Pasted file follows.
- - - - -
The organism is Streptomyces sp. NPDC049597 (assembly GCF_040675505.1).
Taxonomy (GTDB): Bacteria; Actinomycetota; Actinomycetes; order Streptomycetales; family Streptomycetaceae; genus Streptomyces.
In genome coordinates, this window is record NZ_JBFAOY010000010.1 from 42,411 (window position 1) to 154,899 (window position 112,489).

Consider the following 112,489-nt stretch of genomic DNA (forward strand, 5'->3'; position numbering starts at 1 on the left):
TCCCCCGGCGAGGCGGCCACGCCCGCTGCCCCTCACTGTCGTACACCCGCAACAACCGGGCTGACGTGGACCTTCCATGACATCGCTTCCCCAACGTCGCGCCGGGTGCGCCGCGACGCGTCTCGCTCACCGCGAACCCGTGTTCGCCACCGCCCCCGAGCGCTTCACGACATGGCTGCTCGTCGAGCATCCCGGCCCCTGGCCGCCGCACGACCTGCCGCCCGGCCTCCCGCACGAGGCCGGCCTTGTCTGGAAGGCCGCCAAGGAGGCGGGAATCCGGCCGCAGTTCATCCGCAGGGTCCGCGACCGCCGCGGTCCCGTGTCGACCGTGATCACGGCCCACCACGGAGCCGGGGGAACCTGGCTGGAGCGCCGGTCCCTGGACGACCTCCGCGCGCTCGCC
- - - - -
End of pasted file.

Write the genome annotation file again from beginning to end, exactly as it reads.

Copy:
The organism is Streptomyces sp. NPDC049597 (assembly GCF_040675505.1).
Taxonomy (GTDB): Bacteria; Actinomycetota; Actinomycetes; order Streptomycetales; family Streptomycetaceae; genus Streptomyces.
In genome coordinates, this window is record NZ_JBFAOY010000010.1 from 42,411 (window position 1) to 154,899 (window position 112,489).

Consider the following 112,489-nt stretch of genomic DNA (forward strand, 5'->3'; position numbering starts at 1 on the left):
TCCCCCGGCGAGGCGGCCACGCCCGCTGCCCCTCACTGTCGTACACCCGCAACAACCGGGCTGACGTGGACCTTCCATGACATCGCTTCCCCAACGTCGCGCCGGGTGCGCCGCGACGCGTCTCGCTCACCGCGAACCCGTGTTCGCCACCGCCCCCGAGCGCTTCACGACATGGCTGCTCGTCGAGCATCCCGGCCCCTGGCCGCCGCACGACCTGCCGCCCGGCCTCCCGCACGAGGCCGGCCTTGTCTGGAAGGCCGCCAAGGAGGCGGGAATCCGGCCGCAGTTCATCCGCAGGGTCCGCGACCGCCGCGGTCCCGTGTCGACCGTGATCACGGCCCACCACGGAGCCGGGGGAACCTGGCTGGAGCGCCGGTCCCTGGACGACCTCCGCGCGCTCGCC